<add key="fb_key" value="xxxxxxxxxxxx"/>
  <add key="fb_secret" value="yyyyyyyyyyyyyyyyyyyyy"/>

The Facebook login URL does what it can to authenticate the user. In particular, if the user is currently logged in to Facebook, a request token is prepared and sent immediately to the specified return URL—in this case, this is the FacebookAuthenticated action. If no user is currently logged in on the machine, Facebook displays a classic login page. In doing so, it also lists the permissions that the app is requesting. At the minimum, permissions concern e-mail address and display name. However, they might include permission to post on behalf of the user or access to the media stream, friends, timeline and more. The user is expressly requested to approve or deny those permissions. Full permissions reference information can be found at

Finalizing the Authentication Process

To finalize authentication, you need to request and parse the access token, as shown in Figure 6. The method ParseOAuth­CallbackUrl allows you to retrieve the access code from Facebook. This code isn’t sufficient to control the Facebook account; you need to exchange it for an access token. According to the OAuth protocol, this requires another step and another HTTP request. Once your Web site holds the access token for a given user and a given Facebook app, it gains control of the Facebook account for the permissions the user explicitly granted. At the very minimum, you have permission to retrieve information about the user such as first and last name and, if allowed, e-mail address.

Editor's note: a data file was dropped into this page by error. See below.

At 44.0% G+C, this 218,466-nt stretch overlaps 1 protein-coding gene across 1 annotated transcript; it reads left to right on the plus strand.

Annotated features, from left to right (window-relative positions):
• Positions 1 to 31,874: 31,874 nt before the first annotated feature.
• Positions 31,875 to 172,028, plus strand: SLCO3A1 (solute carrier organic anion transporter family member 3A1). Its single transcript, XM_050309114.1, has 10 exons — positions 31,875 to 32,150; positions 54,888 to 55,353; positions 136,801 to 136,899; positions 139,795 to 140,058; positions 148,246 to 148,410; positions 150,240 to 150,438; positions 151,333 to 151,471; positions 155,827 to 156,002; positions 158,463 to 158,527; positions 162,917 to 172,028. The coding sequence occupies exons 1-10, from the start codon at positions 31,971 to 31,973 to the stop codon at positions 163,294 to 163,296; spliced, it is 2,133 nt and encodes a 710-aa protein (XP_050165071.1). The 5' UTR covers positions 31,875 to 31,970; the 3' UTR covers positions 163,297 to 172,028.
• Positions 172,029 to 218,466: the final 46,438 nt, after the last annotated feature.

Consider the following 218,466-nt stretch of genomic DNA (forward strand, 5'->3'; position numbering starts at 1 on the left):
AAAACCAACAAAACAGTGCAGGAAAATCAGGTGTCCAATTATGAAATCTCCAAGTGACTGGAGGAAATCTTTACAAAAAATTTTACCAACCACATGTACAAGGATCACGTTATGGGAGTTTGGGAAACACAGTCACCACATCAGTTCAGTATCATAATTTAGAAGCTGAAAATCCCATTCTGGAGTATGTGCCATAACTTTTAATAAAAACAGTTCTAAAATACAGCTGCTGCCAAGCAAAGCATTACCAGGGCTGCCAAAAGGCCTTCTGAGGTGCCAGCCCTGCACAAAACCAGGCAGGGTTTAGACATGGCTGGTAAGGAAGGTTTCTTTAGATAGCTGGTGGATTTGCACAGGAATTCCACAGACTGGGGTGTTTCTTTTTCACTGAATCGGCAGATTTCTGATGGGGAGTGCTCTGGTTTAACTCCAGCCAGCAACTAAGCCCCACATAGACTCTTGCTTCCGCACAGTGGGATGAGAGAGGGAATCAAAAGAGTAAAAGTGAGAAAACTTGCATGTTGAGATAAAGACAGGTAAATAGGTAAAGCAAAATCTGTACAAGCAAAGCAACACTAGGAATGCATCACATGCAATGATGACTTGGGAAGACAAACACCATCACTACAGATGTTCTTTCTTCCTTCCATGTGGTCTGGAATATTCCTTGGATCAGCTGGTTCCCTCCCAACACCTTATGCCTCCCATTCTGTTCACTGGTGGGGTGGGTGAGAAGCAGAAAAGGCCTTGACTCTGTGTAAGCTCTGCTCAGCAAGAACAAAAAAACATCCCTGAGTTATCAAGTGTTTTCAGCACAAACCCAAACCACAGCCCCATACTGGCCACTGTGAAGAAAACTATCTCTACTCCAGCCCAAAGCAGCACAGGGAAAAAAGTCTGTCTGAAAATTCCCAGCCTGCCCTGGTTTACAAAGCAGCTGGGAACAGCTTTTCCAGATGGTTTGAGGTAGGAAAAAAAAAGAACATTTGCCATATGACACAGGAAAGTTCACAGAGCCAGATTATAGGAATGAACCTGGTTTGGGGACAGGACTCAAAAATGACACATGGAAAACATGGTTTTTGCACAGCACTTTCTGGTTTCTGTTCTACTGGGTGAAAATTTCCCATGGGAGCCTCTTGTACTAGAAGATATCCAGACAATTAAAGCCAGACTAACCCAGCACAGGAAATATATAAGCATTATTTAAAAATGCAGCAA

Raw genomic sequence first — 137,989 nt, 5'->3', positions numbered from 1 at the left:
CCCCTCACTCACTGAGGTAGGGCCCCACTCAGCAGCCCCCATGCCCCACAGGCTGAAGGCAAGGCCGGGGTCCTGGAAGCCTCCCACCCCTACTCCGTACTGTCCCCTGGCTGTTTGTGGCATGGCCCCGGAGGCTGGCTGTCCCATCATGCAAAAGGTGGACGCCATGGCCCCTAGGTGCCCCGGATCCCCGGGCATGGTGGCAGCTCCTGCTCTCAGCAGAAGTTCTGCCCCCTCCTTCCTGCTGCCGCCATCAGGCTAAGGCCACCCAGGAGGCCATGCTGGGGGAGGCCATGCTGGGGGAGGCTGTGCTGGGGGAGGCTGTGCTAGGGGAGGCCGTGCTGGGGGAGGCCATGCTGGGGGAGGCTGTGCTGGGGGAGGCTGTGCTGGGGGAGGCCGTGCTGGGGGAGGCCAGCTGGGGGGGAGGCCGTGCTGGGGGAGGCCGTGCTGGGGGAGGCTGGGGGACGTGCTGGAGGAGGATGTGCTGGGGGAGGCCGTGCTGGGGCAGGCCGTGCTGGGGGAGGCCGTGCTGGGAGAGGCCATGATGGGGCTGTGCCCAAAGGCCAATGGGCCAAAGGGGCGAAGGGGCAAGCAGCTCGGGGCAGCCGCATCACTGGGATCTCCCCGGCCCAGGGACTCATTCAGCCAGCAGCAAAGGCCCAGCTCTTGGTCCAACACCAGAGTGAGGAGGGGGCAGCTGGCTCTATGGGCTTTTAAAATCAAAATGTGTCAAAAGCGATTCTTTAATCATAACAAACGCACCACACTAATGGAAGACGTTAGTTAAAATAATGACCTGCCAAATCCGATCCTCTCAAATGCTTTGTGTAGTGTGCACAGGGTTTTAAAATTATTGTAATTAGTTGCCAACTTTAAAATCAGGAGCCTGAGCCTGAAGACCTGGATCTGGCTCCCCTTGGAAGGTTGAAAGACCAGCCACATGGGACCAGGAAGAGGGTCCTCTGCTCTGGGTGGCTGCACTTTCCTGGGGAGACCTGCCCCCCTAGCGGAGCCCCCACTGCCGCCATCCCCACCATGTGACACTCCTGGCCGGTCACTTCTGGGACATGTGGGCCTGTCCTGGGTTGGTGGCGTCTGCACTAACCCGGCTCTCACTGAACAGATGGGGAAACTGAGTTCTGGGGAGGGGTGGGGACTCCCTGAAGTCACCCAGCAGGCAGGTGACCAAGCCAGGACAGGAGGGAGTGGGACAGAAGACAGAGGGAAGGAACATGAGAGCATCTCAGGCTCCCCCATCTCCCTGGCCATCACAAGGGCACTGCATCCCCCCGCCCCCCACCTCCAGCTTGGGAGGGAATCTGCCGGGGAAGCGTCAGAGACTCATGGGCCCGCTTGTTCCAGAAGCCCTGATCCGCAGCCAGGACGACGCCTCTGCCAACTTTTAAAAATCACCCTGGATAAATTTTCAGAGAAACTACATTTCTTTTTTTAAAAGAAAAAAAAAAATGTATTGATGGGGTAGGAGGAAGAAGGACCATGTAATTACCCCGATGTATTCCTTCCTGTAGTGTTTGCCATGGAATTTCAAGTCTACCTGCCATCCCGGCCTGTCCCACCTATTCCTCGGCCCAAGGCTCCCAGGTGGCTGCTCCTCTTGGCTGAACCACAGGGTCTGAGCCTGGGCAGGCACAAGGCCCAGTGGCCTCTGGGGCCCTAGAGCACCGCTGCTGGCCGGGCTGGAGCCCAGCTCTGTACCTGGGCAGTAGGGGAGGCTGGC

Figure 6 Finalizing the Authentication

public ActionResult FacebookAuthenticated(String returnUrl)
  // Prepare the return URL
  var returnUri = new UriBuilder(Request.Url) {
    Path = Url.Action("FacebookAuthenticated", "Auth")
  // Parse response to get the access code
  var client = new FacebookClient();
  var oauthResult = client.ParseOAuthCallbackUrl(Request.Url);